This "creeps" stuff really does say a lot about how the "fit" is both so important and so specific to the individual. There have been several people here on CC who have named a couple of HADES schools that they found "creepy" when they visited. Yet those same two schools were and are our son's favorite ones! Go figure.
  • neatoburritoneatoburrito Registered User Posts: 3,449 Senior Member
    It IS weird. The school that creeped my son out is an excellent school by any standard, but he just didn't even want to entertain the thought of living there for four years, and this was just from driving through campus. Maybe it was because it was the site of a massacre? If that gives anyone a hint. Some kids are deeply effected by history and I suspect that had something to do with it. So, when I think of it in terms of the history of the place, I guess I think it's kinda creepy too! :)
  • FayMomFayMom Registered User Posts: 230 Junior Member
    LOLZbabe, Milton is our (parent's) first choice because we want my son to be a day student. His own first choice is Exeter for which he is willing to board and second choice is Milton.

    I have talked to many local people, who have gone or know someone who have gone to Milton, and it seems to have very good local reputation, better than Andover even among some.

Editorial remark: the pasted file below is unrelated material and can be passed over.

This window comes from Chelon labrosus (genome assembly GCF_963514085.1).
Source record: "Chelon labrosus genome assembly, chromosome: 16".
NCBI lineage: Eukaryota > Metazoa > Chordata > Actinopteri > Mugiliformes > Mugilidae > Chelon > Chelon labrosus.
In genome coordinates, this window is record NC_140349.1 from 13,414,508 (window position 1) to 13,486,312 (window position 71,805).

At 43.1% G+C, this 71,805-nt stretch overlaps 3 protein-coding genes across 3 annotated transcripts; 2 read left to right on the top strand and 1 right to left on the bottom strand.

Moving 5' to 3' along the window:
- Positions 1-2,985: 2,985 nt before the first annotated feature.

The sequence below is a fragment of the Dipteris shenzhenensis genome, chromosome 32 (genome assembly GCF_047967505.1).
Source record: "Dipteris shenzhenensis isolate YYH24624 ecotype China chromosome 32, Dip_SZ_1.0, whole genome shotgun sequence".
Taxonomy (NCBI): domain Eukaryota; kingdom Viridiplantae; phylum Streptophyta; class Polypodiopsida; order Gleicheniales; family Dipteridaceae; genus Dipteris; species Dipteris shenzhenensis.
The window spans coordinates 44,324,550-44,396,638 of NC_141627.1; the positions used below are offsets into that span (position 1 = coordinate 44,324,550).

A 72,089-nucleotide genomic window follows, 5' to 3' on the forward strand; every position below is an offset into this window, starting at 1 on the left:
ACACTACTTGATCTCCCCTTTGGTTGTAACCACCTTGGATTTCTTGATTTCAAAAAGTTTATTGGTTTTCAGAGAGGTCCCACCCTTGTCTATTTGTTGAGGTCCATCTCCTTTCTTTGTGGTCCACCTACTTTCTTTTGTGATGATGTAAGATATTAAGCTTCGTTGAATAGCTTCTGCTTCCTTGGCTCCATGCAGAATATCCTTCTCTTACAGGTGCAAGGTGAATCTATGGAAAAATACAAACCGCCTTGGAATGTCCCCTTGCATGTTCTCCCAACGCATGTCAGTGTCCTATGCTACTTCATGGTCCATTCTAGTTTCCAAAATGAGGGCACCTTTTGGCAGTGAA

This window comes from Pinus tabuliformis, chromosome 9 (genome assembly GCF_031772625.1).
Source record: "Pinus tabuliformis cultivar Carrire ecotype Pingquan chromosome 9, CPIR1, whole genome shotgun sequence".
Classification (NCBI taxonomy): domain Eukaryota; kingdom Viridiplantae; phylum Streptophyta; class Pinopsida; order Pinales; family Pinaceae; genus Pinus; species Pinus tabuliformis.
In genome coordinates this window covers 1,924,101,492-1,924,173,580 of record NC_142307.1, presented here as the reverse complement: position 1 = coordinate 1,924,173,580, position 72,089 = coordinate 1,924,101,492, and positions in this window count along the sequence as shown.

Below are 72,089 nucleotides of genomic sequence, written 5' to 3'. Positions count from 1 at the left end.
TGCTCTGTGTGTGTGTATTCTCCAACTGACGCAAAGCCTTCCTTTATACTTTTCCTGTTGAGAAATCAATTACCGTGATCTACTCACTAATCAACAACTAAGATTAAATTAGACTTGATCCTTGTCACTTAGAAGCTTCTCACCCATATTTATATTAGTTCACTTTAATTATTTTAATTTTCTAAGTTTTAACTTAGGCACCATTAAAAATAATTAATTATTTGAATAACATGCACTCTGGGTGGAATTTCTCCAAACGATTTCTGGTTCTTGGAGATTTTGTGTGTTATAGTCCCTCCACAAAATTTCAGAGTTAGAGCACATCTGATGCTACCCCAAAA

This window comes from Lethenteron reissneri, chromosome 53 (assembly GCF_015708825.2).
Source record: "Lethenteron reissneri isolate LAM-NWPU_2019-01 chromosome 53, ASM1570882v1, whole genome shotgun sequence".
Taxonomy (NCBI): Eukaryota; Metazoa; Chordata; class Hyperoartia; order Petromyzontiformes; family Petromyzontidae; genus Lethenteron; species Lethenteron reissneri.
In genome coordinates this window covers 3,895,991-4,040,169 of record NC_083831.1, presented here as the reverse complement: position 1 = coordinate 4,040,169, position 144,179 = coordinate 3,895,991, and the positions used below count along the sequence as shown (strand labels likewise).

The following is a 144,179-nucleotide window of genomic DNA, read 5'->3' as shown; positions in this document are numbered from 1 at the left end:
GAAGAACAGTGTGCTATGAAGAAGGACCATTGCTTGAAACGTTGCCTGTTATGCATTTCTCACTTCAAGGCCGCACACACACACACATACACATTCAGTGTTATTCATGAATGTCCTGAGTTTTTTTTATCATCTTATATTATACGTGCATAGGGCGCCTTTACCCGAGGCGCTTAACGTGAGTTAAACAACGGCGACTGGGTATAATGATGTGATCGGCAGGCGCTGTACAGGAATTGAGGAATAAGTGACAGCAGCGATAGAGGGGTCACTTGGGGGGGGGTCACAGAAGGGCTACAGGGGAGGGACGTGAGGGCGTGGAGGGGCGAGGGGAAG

Another school I really like is Brooks, but my son doesn't.
  • leanidleanid Registered User Posts: 1,743 Senior Member
    Good God, Neato, I think I know which school it is, but that massacre happened over three hundred years ago!! If we are to feel "creepy" about every historic place where blood was shed, then how is it that we venerate those same places? I suggest reading a little history of the event, so as to put in in perspective. To shun such a highly regarded school because of that is plain ignorant and really laughable. I could understand if it happened one, five, ten or twenty years ago -- but 300?!
  • neatoburritoneatoburrito Registered User Posts: 3,449 Senior Member
    Leanid, I sent you a PM. It's nothing against the school per se.
  • ParlabaneParlabane Registered User Posts: 596 Member
    So? What massacre and what school? My history is rusty.
  • BlueRaven1BlueRaven1 Registered User Posts: 2,109 Senior Member
    I could pick this and I'm not American.. Clearly the indoctrination in US History is paying off. Although being the obsessive kid I am, I looked up the historys of all the towns where the schools are. Just think Paralabane: French and Indian War. The massacre wasn't much of one by history standards but it beats the Boston Massacre I guess. I'd tell you straight out but I don't know if neato would want me to announce it.
  • neatoburritoneatoburrito Registered User Posts: 3,449 Senior Member
    It's not that big a deal guys. And it is getting sort of off topic.